NEWS

Jobs top Quebec election campaign promises

08/03/2012 09:42 EDT | Updated 10/03/2012 05:12 EDT
Campaign pledges stacked up on Friday, with Quebec political parties promising everything from family doctors for every resident to creating jobs and new economic plans.

The Liberal Party talked up its Plan Nord and the 250,000 jobs it believes the program will create. Meanwhile, the Coaltion Avenir Québec (CAQ) and the Parti Québécois jabbed away at the alleged corruption resting within the current Quebec government.

CAQ offers doctors for everyone

CAQ leader François Legault said structuring more family doctors into a group practice environment would ease pressure on the province's overburdened health-care sector.

The result, he said, would be shorter wait times in emergency rooms, fewer trips to private clinics and more reliable treatment options. The plan, which CAQ says would be implemented within a year, could give doctors more time to treat patients.

Liberals for aging workers

The Liberal leader's caravan held an event at a seniors' community centre in Laval, where Charest announced new measures for Quebec's older citizens.

A $426-million plan would keep experienced workers in the workforce longer. The Liberals also want to encourage businesses to retain older employees and promised to reduce taxes for those that hire workers over 65-years-old.

They also want to subsidize the salaries of some workers over age 55 and help older workers make the transition to other jobs if needed.

Charest reflected on the work done in Quebec to get women to join the workforce decades ago and compares this new promise to the workplace revolution.

"We have done it for the women, now, we will do it for experienced workers and to help the whole of Quebec society. We will do it for the experienced workers, for Quebec's economy and for employment. We'll do it for Quebec."

Marois talks business startups

Parti Québécois leader Pauline Marois, who is making her first stop of the day at an ecological interpretation centre in Sorel-Tracy, will talk about the party's economic platform.

Marois said a PQ government would try to claim this province's portion of funding from the federal Business Development Bank of Canada.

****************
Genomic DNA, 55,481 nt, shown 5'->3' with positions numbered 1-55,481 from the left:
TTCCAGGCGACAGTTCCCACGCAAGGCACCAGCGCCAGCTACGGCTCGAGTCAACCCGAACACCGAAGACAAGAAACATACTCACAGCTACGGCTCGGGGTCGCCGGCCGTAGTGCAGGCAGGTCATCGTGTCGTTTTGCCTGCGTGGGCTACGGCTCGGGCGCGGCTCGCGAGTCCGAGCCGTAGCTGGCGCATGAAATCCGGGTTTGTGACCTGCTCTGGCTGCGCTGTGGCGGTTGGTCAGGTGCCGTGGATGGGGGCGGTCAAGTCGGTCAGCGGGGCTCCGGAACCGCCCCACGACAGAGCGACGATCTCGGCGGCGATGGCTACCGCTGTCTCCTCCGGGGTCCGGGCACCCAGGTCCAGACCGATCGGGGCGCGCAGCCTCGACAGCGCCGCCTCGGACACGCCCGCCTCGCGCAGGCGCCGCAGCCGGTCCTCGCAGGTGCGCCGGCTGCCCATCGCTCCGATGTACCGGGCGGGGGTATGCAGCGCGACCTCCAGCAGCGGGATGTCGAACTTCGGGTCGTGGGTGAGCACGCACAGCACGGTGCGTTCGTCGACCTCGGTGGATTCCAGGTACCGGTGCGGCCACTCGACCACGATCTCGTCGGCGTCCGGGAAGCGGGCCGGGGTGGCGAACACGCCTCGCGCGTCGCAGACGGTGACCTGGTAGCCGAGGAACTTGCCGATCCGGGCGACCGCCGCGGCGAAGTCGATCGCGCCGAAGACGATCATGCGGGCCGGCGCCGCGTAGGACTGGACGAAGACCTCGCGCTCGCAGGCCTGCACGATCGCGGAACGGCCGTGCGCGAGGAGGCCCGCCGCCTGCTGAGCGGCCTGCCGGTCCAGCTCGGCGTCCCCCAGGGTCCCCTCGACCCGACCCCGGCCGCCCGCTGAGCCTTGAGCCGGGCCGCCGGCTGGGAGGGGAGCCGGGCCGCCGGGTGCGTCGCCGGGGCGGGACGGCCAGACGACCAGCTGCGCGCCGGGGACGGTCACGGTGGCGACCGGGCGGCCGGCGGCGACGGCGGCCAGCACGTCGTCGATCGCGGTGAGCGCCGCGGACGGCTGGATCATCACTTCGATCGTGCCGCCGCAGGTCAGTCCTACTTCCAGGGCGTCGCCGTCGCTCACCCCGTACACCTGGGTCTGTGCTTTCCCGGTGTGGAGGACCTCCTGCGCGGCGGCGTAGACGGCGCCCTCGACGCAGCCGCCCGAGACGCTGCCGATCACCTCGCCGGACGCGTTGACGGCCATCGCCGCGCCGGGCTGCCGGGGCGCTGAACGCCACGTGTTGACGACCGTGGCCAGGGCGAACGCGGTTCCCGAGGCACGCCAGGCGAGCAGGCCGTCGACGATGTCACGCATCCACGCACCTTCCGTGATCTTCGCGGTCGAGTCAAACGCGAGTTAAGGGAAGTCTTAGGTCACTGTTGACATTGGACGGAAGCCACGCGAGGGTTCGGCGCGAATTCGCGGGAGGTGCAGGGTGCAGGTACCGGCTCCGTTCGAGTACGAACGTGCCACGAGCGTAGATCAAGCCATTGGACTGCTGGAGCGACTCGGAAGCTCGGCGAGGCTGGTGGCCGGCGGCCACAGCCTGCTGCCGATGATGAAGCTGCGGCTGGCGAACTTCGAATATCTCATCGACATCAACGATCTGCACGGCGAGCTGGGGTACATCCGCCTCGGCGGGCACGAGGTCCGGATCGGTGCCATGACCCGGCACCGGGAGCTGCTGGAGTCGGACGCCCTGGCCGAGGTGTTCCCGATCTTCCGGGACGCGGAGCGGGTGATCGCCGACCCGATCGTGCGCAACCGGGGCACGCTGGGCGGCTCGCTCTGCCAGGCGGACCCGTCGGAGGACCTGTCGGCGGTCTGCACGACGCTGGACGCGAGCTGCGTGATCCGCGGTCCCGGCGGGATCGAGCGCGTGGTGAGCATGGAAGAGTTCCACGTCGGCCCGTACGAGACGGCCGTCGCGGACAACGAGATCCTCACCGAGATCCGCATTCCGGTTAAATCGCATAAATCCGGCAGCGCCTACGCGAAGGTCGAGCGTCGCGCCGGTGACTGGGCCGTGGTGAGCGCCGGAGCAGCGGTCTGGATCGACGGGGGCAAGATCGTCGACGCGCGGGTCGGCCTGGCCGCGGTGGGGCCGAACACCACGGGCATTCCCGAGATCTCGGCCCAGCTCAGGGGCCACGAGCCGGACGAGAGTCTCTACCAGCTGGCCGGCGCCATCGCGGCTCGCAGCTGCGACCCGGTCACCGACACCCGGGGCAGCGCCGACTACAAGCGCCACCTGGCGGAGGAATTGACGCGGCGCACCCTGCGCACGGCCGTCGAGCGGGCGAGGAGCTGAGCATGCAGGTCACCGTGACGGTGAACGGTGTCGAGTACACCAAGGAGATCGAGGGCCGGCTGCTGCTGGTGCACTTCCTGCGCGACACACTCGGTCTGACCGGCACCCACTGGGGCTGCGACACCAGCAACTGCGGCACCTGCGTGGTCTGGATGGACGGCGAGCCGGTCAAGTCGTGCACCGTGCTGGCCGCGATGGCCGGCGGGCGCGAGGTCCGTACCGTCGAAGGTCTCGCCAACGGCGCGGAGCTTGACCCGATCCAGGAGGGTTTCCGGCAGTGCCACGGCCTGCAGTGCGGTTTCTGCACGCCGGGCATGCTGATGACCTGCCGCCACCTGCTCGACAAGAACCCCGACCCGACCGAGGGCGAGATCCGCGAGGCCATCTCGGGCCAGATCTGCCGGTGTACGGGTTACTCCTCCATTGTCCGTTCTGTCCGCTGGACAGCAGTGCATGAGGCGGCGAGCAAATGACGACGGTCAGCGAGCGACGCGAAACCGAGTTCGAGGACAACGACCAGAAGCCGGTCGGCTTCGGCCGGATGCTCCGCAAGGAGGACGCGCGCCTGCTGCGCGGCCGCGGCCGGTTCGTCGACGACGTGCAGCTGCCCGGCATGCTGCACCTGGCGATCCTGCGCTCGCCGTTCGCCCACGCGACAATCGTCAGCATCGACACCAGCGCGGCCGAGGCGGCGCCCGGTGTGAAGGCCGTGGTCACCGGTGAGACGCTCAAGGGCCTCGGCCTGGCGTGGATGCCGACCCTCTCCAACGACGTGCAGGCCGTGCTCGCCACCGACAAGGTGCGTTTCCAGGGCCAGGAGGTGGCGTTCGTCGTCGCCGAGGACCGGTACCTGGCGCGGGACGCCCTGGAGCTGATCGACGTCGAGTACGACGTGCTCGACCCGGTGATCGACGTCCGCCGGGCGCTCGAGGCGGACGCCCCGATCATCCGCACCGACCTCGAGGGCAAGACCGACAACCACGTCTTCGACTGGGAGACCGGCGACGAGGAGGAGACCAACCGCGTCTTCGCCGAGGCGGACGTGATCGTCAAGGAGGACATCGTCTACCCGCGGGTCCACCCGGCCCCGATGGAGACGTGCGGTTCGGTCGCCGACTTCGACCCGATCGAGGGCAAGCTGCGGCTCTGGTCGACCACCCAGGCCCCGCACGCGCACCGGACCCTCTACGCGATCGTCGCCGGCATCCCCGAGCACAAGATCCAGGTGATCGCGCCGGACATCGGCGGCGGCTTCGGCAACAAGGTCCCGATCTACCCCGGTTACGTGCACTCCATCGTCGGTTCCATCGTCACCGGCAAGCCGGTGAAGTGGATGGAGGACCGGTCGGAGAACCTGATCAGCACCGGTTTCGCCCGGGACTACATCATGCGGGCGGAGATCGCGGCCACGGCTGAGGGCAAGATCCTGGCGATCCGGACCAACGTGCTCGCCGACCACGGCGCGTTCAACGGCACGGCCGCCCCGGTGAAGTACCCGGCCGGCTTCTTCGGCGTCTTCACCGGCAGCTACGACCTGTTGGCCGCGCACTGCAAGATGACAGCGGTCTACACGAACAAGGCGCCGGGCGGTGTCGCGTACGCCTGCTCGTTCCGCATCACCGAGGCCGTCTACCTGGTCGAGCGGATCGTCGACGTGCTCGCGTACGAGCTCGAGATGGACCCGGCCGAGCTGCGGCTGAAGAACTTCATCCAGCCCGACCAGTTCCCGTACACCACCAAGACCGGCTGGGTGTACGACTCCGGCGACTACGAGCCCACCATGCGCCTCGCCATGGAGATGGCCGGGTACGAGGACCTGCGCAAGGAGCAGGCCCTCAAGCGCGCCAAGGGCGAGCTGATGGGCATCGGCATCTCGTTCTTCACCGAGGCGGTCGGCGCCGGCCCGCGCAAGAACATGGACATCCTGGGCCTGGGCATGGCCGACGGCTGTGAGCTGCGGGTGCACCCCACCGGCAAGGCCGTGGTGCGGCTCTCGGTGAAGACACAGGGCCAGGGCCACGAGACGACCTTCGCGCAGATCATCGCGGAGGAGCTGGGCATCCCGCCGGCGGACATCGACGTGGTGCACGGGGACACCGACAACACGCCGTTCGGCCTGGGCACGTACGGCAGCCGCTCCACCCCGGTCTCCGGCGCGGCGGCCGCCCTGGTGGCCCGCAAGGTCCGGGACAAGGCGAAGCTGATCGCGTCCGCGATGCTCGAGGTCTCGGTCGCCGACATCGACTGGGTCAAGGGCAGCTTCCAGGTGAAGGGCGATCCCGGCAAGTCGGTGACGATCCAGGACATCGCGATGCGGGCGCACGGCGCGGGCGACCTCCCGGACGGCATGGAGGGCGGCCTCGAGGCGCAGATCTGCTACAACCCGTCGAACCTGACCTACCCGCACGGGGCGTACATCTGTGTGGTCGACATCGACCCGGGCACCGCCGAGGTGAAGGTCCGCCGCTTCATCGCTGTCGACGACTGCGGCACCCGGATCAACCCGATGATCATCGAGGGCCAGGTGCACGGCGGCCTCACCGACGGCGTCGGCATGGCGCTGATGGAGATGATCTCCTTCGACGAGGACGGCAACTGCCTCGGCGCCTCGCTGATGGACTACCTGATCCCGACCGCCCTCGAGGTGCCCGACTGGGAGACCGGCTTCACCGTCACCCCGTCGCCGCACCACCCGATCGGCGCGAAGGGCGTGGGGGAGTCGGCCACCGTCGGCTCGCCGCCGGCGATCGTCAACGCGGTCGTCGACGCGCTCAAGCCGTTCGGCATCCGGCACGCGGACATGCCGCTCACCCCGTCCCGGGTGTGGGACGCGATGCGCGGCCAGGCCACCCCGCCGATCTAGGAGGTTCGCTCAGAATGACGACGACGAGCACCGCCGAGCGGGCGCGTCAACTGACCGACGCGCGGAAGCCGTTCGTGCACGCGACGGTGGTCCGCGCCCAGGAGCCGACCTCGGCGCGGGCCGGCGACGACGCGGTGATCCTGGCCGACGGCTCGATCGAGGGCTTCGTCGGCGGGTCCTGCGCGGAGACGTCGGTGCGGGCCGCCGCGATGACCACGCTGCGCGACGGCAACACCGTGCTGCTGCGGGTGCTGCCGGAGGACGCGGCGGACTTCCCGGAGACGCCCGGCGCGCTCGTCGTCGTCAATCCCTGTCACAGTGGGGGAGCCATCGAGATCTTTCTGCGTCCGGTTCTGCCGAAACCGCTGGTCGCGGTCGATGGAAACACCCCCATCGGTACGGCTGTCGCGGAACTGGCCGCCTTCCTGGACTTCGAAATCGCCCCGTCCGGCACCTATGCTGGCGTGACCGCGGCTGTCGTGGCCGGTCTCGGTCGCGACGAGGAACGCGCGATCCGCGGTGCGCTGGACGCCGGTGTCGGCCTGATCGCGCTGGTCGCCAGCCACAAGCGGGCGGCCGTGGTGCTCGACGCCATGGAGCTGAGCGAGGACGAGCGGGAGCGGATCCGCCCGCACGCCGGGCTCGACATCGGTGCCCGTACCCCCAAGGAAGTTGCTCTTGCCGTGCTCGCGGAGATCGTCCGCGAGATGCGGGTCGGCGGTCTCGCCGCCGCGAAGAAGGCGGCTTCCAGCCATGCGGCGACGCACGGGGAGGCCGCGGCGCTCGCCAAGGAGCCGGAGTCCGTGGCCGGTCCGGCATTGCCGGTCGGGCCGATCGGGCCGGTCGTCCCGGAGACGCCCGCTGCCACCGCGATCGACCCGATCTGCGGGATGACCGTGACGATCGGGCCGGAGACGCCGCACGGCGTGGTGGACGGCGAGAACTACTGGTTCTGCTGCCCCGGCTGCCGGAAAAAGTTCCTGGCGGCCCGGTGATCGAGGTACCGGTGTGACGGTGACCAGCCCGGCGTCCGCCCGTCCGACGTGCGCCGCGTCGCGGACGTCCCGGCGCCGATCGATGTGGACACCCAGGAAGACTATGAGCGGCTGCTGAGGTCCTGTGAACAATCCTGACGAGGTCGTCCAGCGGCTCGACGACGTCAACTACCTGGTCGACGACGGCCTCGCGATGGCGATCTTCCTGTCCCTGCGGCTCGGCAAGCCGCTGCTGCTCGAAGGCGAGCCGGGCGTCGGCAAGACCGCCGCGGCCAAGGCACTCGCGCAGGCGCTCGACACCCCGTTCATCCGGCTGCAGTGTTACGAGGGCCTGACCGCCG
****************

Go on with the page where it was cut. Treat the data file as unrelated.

"We have the political want to enrich every Quebecer of every region from the province," said Marois.

She said the PQ aims to support entrepreneurs and maintain business startups that use the province's natural resources.

"We need to add a new development bank that will take more risks, make long-term capital available and give additional help and leverage to local business development centres," said Marois.

Charest raises referendum risk

Today's announcements come after a promise-heavy first full day of campaigning Thursday. The leaders of the three front-running parties talked about economy, the student crisis and corruption while whisking through several key ridings.

Liberal party leader Jean Charest, seeking his fourth term as premier, also made a point of highlighting his position that a vote not cast for his party would move the province once step closer to a referendum.

While neither the PQ nor the CAQ has explicitly highlighted Quebec sovereignty in their announcements made since the campaign launched earlier this week, Charest said the PQ is downplaying its stance on separatism and the CAQ was already planning to dismantle English school boards in the province.

"We have been very supportive of a society that is inclusive. Our party believes fundamentally that the future of Quebec is that of a society that affords a place for every one of its citizens and communities, including those who speak English," said Charest.

During her tenure, people have been vocal about Marois' downplaying of an explicit sovereignty push.

Jean-Martin Aussant, leader of Option Nationale – a sovereigntist party – left the PQ in 2011, saying Marois had softened her stance on Quebec independence in order to seek more electoral support.

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